Find the Humor

Humor has long been my family's antidote for adversity and I drew on that legacy this year. I also find music to be therapeutic and last December I created a "Playlist for Divorcing OUSD" which included, "I Will Survive," by Gloria Gaynor. In my car as I drove to work, I'd belt out the lyrics, I'm saving all my love for someone who's loving me.../ You think I'd crumble? You think I'd lay down and die?/ Oh no, not I.

I also found breakup songs in Spanish to be cathartic. I highly recommend, "Me Voy," by Julieta Venegas, who sings, Porque no supiste entender a mi corazón/ Lo que habia en él / Porque no tuvieste el valor de ver quien soy...Because you didn't know how to understand my heart/ because you didn't have the courage to see who I am...What a shame, but good bye/ I'm saying goodbye and I'm leaving/ Because I know something better is waiting for me/ Someone who knows how to love me... .

These lyrics helped me access the deep emotions and grief that this separation brings up. I'm grateful for this too -- the access allows for release and after the melodrama diminished, I'd laugh at myself.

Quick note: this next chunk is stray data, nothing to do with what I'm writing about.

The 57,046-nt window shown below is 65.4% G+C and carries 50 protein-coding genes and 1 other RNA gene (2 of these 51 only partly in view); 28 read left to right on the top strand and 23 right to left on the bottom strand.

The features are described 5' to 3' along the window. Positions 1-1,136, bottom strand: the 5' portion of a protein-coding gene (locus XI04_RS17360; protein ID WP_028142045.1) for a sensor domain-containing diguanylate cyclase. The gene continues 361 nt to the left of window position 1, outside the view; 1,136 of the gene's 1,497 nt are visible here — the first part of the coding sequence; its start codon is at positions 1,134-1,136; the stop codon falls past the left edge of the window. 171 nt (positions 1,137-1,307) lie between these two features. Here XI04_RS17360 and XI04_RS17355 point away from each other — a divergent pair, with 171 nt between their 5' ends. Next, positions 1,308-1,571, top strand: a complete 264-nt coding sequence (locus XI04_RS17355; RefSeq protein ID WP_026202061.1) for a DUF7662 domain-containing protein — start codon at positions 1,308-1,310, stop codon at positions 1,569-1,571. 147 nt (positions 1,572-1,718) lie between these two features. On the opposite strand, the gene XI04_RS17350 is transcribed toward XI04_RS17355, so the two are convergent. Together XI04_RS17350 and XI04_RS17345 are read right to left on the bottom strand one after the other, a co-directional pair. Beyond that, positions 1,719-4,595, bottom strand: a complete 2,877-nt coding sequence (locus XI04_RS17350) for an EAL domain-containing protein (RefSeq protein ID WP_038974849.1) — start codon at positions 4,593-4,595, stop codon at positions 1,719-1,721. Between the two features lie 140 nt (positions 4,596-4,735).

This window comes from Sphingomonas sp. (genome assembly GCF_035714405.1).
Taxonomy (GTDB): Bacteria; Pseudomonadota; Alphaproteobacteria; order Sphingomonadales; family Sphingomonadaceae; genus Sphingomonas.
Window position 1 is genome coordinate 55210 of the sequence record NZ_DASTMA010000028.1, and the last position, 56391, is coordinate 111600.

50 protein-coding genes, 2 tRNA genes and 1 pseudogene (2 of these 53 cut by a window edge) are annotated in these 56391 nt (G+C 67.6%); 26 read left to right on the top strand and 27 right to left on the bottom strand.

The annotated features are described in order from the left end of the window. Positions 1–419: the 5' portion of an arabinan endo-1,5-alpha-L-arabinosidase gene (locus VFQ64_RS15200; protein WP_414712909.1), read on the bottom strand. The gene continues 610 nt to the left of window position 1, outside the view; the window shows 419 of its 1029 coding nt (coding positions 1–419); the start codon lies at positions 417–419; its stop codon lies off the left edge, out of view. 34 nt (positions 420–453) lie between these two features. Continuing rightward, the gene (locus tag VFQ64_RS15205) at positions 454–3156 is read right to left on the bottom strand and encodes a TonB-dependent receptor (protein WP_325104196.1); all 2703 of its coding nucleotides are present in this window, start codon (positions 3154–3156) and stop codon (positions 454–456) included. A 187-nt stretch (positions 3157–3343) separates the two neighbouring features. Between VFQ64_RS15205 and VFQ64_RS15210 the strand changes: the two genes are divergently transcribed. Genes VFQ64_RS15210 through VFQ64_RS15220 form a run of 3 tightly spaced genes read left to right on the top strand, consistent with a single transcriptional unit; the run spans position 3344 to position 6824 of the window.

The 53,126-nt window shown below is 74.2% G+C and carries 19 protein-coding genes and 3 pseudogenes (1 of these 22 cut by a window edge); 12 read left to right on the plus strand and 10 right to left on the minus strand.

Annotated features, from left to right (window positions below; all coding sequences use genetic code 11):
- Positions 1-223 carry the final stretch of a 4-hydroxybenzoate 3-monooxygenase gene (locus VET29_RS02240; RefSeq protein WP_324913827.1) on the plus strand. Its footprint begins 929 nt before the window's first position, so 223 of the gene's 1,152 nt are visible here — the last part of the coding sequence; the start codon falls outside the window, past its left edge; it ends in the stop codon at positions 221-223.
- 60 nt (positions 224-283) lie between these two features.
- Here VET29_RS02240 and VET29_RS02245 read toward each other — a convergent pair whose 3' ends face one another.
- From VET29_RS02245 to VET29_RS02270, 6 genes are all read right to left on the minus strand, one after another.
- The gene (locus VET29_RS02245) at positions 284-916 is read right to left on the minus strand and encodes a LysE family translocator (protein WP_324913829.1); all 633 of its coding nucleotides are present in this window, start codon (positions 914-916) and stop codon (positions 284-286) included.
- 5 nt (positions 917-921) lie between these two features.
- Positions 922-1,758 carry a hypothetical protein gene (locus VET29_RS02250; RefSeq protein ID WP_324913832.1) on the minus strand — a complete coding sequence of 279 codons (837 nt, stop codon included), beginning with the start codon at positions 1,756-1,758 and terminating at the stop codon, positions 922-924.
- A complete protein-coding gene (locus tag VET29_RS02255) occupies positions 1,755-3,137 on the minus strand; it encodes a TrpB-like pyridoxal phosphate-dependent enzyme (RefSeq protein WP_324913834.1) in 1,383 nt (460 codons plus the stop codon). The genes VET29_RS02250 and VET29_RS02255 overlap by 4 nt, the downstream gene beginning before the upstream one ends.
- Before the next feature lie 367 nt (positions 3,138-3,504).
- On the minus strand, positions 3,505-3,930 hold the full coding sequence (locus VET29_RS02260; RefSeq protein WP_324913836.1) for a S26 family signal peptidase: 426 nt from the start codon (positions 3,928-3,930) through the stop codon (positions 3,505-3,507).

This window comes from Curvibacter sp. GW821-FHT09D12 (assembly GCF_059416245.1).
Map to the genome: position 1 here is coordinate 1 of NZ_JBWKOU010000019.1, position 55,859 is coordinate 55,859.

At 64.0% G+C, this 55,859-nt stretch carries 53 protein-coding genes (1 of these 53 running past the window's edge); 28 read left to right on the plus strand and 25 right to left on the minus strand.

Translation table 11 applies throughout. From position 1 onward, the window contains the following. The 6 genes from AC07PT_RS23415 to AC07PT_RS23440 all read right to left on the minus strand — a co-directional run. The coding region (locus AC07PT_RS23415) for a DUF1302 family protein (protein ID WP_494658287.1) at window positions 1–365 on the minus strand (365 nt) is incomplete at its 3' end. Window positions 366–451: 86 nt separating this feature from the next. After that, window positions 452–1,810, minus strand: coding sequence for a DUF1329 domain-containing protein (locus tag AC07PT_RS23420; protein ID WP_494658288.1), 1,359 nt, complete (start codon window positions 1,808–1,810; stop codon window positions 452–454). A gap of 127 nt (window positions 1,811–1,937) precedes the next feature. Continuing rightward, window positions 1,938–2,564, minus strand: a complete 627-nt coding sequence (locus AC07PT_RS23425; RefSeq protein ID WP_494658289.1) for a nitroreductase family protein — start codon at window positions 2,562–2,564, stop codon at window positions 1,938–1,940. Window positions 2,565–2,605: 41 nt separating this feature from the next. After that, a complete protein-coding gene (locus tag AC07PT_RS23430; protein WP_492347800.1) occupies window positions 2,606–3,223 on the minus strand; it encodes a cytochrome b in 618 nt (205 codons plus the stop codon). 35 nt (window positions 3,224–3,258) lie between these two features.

Step Into the Future

I know that many of us are or have been in unhealthy professional relationships. I've definitely seen a lot of dysfunction and toxicity in the district where I've worked as well as elsewhere. If we're going to transform our schools, we'll need to attend to our relationships within organizations, to the ways we communicate, and how we make decisions and how we recognize and acknowledge strengths and areas for growth. This is the work I'll be doing: developing coaching programs, helping schools and districts become learning organizations in which everyone is engaged in refining their craft, and cultivating emotional resilience amongst educators. I know that if we're going to transform our schools into the kinds of learning places where our children will thrive we need to attend to the culture of the adults who work in schools. It's to this endeavor that I'll continue to offer my services.

My final day as a district employee will be June 30. On that day, I am committed to stepping into the future telling stories of gratitude for the 19 years that we were together and acknowledging that this district will always be a part of me. I'm a much better educator, mother, and human being because of it.

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Comments (47)Sign in or register to postSubscribe to comments via RSS

cperryrun's picture

Elena,

Your story is well written and sounds like an autobiography. Just yesterday I told my "former" co-workers that I felt like I was going through a "divorce" as I am going through a similar process. I chose not to sign a renewal contract as the technology coordinator/instructor because I felt that the administrators' vision and my vision are not in alignment.

Working with technology is especially challenging because of continuous changes, and it can be really frustrating when school leaders are not willing to support technology initiatives.